Black History Month, originally established in 1926 as Negro History Week, was observed annually in the second week of February. The intent was to highlight people and events in African American history in order to ensure the physical and intellectual survival of the race. The observance was officially expanded in 1976 to a month-long recognition of accomplishments of African Americans.
In February, the Briscoe Library will host a traveling exhibition entitled Opening Doors: Contemporary African American Academic Surgeons. This exhibition, on loan from the National Library of Medicine, celebrates the achievements of early black physicians, healers, midwives and “root doctors”—traditional healers who used herbs, roots, potions and spells. These pioneers of medicine paved the way for future health care providers and opened doors to better health care for the African American community.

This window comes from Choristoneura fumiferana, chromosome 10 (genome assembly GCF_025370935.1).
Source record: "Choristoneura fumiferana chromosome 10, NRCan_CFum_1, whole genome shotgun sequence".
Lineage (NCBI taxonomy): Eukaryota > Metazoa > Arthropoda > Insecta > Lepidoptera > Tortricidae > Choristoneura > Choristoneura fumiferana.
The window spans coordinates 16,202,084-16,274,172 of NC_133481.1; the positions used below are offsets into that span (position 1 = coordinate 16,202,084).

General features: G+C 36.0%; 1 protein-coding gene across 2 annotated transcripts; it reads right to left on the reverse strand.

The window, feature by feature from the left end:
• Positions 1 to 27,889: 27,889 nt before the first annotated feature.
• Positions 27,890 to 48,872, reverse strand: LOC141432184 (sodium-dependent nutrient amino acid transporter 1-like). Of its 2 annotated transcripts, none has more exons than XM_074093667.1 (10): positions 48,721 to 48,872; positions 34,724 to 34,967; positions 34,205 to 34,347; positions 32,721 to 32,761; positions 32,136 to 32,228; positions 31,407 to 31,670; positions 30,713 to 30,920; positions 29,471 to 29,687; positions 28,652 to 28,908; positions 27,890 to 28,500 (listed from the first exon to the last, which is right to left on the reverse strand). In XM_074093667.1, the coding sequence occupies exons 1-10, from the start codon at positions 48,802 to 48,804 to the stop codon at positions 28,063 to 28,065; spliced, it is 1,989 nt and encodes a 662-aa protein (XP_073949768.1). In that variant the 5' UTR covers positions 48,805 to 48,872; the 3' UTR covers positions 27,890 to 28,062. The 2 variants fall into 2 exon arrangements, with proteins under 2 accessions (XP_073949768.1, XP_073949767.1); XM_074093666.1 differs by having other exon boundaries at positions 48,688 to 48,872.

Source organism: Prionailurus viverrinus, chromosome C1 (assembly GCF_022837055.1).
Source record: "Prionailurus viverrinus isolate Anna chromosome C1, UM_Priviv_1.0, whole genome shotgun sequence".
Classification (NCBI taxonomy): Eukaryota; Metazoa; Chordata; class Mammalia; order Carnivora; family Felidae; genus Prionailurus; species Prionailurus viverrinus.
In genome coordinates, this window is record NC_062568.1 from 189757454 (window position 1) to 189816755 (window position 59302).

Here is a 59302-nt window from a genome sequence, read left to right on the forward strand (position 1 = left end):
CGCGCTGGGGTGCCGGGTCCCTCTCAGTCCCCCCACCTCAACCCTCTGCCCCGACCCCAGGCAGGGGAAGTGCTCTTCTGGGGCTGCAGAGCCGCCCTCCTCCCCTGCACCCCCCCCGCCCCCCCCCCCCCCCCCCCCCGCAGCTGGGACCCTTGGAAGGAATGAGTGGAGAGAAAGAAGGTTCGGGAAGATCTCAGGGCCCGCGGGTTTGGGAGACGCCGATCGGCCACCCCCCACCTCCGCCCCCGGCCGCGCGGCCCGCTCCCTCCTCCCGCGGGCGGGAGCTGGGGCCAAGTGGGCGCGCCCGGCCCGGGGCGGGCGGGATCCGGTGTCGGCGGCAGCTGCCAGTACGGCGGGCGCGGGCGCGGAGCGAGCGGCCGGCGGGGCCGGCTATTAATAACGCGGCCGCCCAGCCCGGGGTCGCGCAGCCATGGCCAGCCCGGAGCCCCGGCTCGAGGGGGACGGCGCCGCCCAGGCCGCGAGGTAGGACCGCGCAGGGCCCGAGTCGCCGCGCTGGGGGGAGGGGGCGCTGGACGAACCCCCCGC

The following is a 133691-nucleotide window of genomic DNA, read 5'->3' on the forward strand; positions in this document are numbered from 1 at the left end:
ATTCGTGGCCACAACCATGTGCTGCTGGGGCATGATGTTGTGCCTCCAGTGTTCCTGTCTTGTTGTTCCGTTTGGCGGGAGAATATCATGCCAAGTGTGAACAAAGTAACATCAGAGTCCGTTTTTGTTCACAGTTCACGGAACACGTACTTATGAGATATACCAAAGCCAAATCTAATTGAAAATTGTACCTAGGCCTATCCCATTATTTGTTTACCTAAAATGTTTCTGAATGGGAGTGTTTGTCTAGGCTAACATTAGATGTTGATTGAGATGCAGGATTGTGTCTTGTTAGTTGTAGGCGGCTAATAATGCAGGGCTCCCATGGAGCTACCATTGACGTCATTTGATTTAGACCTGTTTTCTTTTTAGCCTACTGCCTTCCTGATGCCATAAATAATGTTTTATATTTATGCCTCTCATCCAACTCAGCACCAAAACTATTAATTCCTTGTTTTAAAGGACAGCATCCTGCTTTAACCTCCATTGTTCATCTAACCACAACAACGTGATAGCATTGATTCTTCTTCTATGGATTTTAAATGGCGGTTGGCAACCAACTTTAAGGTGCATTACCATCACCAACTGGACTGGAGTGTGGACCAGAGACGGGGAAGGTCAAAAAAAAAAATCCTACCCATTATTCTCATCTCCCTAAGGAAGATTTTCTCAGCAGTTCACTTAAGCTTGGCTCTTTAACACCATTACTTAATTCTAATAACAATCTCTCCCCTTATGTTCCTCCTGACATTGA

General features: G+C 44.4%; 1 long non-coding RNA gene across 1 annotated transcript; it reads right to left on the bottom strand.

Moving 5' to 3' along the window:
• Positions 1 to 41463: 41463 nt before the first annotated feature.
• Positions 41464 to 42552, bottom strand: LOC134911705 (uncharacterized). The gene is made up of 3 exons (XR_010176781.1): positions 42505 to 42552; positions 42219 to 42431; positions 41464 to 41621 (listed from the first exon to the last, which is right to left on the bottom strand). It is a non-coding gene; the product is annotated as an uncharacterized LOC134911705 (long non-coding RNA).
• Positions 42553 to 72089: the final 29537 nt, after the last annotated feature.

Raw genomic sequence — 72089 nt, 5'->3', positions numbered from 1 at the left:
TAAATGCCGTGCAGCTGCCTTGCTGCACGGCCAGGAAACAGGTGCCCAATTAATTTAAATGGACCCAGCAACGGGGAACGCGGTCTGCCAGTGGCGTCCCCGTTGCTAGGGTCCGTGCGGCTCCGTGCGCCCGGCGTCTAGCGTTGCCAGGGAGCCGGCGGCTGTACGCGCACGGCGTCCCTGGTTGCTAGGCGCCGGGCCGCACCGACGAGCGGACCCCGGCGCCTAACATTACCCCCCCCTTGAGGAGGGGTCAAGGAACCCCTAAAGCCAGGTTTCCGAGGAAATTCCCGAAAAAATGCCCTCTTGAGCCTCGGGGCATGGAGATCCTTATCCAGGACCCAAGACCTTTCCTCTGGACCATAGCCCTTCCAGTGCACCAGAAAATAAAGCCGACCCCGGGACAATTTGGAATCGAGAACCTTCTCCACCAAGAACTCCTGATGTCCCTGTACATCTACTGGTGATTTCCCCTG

The collection features six panels that describe the challenges faced by African Americans seeking a medical education in the late 19th and early 20th centuries; the history of historically black institutions that trained physicians and nurses; achievements and contributions of four contemporary surgeons and educators; and several notable surgeons. The exhibition will be located on the 3rd floor of the library and will run from February 9 to March 29, 2015. For more information on library exhibits, contact Jonquil Feldman at 210-567-2428 or firstname.lastname@example.org.